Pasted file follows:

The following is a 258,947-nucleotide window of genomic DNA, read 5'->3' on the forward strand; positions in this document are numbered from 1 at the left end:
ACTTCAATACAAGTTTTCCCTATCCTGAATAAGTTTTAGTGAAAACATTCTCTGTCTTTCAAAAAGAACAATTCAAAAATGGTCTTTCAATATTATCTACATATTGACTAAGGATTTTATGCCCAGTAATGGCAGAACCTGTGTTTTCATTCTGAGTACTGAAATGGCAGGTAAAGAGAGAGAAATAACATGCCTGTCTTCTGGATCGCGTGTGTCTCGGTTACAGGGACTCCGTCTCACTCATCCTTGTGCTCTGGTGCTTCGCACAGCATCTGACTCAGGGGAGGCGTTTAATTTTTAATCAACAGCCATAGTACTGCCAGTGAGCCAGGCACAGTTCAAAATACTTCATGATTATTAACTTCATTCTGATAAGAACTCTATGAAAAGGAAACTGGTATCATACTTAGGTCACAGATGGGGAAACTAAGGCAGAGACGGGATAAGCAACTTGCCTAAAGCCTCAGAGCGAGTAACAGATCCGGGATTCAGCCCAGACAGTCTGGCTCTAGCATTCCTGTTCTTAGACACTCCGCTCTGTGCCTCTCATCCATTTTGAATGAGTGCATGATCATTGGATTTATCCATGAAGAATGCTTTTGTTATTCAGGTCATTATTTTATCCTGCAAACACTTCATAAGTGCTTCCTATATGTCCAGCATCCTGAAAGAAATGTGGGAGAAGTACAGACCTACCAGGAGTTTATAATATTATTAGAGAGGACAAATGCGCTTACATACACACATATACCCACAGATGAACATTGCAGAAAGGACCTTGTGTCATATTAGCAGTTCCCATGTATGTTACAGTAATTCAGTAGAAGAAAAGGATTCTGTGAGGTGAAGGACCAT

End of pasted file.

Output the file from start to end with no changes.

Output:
The following is a 258,947-nucleotide window of genomic DNA, read 5'->3' on the forward strand; positions in this document are numbered from 1 at the left end:
ACTTCAATACAAGTTTTCCCTATCCTGAATAAGTTTTAGTGAAAACATTCTCTGTCTTTCAAAAAGAACAATTCAAAAATGGTCTTTCAATATTATCTACATATTGACTAAGGATTTTATGCCCAGTAATGGCAGAACCTGTGTTTTCATTCTGAGTACTGAAATGGCAGGTAAAGAGAGAGAAATAACATGCCTGTCTTCTGGATCGCGTGTGTCTCGGTTACAGGGACTCCGTCTCACTCATCCTTGTGCTCTGGTGCTTCGCACAGCATCTGACTCAGGGGAGGCGTTTAATTTTTAATCAACAGCCATAGTACTGCCAGTGAGCCAGGCACAGTTCAAAATACTTCATGATTATTAACTTCATTCTGATAAGAACTCTATGAAAAGGAAACTGGTATCATACTTAGGTCACAGATGGGGAAACTAAGGCAGAGACGGGATAAGCAACTTGCCTAAAGCCTCAGAGCGAGTAACAGATCCGGGATTCAGCCCAGACAGTCTGGCTCTAGCATTCCTGTTCTTAGACACTCCGCTCTGTGCCTCTCATCCATTTTGAATGAGTGCATGATCATTGGATTTATCCATGAAGAATGCTTTTGTTATTCAGGTCATTATTTTATCCTGCAAACACTTCATAAGTGCTTCCTATATGTCCAGCATCCTGAAAGAAATGTGGGAGAAGTACAGACCTACCAGGAGTTTATAATATTATTAGAGAGGACAAATGCGCTTACATACACACATATACCCACAGATGAACATTGCAGAAAGGACCTTGTGTCATATTAGCAGTTCCCATGTATGTTACAGTAATTCAGTAGAAGAAAAGGATTCTGTGAGGTGAAGGACCAT